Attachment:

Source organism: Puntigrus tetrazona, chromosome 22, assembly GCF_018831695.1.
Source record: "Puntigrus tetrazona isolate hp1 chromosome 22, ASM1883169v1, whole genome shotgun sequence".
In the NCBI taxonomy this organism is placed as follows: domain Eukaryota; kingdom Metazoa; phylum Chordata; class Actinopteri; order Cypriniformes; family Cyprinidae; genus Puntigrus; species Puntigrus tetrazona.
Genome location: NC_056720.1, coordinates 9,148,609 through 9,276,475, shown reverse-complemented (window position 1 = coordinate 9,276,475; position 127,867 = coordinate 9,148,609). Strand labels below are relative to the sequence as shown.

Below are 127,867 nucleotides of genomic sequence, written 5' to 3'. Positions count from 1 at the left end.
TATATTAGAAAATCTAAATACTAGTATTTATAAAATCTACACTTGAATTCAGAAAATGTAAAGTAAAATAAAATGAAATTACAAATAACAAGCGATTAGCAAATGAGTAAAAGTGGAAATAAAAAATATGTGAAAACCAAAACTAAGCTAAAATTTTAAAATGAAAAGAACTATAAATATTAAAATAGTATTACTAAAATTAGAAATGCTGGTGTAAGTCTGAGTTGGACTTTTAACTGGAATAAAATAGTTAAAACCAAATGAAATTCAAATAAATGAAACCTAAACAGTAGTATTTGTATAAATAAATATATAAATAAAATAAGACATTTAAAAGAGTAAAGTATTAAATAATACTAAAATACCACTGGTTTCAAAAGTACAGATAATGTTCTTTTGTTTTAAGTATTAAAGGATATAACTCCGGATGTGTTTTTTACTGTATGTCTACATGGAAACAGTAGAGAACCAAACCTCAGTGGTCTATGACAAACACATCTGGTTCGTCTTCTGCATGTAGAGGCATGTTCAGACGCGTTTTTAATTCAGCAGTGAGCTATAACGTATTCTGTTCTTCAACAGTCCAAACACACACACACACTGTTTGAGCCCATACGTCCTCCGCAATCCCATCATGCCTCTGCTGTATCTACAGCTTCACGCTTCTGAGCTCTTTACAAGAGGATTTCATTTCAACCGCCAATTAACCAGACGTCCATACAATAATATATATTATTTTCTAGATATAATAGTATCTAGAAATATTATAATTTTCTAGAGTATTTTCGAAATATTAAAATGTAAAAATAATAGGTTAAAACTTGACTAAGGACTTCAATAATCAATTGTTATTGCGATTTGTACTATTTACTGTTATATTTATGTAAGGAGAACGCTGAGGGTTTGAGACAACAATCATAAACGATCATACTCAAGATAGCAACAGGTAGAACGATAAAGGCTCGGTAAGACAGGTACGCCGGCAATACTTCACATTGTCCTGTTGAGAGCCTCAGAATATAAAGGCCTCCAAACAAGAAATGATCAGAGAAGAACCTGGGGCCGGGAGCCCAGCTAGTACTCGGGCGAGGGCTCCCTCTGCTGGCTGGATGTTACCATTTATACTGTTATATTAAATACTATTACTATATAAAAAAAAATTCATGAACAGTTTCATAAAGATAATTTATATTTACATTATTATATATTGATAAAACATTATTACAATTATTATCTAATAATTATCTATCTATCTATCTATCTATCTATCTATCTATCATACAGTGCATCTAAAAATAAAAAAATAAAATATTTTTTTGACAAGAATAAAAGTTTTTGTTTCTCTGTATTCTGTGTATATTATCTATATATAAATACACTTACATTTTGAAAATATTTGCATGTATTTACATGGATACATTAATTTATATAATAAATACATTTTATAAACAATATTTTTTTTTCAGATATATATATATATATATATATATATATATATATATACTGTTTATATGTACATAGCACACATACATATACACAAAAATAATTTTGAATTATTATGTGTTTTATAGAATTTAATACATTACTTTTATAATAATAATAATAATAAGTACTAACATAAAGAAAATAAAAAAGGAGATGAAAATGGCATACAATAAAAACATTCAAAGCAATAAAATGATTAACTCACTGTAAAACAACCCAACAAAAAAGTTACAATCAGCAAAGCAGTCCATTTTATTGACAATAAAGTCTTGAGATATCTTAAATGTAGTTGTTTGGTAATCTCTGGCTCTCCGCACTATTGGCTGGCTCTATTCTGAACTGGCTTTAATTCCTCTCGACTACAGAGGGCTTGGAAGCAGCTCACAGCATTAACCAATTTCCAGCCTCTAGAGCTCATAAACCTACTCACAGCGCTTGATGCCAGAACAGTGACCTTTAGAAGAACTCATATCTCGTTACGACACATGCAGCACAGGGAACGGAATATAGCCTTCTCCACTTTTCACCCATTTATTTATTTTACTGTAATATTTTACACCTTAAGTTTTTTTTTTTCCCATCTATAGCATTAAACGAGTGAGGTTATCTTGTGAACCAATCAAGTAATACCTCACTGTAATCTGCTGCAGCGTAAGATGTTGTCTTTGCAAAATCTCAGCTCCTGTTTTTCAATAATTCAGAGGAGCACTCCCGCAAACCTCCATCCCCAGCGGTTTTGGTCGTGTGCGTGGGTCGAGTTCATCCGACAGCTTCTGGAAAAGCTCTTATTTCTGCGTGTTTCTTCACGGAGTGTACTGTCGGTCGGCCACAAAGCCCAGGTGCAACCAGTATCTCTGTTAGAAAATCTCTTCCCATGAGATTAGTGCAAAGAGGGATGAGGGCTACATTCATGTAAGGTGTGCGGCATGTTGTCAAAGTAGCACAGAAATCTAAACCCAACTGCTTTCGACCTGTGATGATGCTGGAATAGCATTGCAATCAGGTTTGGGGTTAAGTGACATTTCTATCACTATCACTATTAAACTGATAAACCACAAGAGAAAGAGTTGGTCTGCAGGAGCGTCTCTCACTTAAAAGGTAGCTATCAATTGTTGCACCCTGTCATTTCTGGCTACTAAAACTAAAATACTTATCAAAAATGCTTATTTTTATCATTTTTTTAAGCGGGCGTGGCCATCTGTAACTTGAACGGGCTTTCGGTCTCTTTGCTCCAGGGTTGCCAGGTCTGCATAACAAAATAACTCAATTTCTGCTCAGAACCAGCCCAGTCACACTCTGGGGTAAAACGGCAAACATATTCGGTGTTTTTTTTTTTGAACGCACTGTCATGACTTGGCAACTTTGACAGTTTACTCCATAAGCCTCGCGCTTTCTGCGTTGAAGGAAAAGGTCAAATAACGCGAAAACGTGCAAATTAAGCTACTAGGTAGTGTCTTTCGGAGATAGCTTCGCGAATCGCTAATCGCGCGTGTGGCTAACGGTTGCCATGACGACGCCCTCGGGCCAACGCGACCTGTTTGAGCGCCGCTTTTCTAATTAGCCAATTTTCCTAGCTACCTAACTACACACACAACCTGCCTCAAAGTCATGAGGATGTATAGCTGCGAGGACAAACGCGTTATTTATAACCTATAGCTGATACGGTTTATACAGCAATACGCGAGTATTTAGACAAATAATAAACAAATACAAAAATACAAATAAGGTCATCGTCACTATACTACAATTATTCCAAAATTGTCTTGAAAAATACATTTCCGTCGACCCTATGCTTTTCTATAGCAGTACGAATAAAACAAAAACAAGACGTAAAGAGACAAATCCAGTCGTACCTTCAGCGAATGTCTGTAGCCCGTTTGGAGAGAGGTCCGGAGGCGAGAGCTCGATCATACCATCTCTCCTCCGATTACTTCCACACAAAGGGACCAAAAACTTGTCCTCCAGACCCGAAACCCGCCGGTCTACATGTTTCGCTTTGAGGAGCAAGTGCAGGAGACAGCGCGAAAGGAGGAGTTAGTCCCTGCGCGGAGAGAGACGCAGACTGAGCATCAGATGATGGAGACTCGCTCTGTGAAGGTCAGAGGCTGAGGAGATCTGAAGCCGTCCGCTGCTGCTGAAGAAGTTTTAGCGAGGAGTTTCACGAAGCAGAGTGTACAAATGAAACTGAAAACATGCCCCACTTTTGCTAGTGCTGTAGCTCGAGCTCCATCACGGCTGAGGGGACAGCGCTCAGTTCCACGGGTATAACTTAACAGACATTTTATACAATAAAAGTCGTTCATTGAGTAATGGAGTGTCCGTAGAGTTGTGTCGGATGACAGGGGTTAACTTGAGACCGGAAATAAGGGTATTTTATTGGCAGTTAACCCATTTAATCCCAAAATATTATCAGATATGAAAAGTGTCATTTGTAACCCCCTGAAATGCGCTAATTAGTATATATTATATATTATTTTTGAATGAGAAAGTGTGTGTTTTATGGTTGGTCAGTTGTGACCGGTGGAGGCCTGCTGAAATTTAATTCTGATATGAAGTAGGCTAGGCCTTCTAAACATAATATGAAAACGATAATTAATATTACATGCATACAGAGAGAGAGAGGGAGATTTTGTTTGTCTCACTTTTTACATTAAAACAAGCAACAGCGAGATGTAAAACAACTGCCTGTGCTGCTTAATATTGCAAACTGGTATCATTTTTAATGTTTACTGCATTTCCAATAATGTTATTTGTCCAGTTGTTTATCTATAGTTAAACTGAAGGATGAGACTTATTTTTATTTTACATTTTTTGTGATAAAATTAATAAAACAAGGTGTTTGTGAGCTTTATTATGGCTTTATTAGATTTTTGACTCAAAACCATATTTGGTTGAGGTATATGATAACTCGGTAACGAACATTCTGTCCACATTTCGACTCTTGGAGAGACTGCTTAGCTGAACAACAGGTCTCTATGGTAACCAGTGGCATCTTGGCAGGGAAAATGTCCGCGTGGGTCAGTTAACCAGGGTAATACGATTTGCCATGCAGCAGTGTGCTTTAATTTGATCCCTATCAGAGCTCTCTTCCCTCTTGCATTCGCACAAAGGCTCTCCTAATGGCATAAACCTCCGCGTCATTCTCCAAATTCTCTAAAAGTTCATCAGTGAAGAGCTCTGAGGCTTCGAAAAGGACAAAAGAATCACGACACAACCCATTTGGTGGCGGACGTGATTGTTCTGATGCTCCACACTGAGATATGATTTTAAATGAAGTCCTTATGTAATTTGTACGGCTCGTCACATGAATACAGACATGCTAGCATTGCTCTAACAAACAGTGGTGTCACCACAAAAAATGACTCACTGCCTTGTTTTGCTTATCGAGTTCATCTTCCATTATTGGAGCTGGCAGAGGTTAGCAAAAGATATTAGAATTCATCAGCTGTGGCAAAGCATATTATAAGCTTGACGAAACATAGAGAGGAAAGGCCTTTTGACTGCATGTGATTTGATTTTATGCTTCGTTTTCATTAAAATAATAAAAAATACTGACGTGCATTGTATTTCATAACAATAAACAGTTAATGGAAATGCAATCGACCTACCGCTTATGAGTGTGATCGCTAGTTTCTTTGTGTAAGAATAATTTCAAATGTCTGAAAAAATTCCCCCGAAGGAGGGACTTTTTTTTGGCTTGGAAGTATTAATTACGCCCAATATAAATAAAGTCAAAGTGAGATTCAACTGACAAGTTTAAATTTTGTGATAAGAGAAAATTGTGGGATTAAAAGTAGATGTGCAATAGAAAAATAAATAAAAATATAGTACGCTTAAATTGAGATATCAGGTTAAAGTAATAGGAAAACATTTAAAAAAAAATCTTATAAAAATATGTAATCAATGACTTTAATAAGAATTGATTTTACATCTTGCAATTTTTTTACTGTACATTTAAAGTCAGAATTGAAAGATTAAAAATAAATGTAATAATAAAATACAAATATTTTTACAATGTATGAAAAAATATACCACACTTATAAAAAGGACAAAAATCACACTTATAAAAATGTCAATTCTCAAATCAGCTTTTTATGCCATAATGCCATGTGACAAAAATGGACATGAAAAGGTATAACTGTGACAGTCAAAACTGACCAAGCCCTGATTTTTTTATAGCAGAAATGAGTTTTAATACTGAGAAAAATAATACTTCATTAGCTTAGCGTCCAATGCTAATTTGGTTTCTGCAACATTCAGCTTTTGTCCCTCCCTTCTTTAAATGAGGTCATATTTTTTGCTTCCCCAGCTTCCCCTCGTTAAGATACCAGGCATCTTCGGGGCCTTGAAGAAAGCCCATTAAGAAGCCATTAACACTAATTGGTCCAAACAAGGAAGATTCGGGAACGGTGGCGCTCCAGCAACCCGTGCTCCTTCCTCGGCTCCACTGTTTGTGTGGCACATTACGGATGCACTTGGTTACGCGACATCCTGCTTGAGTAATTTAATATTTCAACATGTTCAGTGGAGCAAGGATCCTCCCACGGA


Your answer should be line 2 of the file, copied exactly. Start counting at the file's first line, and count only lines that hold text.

Source record: "Puntigrus tetrazona isolate hp1 chromosome 22, ASM1883169v1, whole genome shotgun sequence".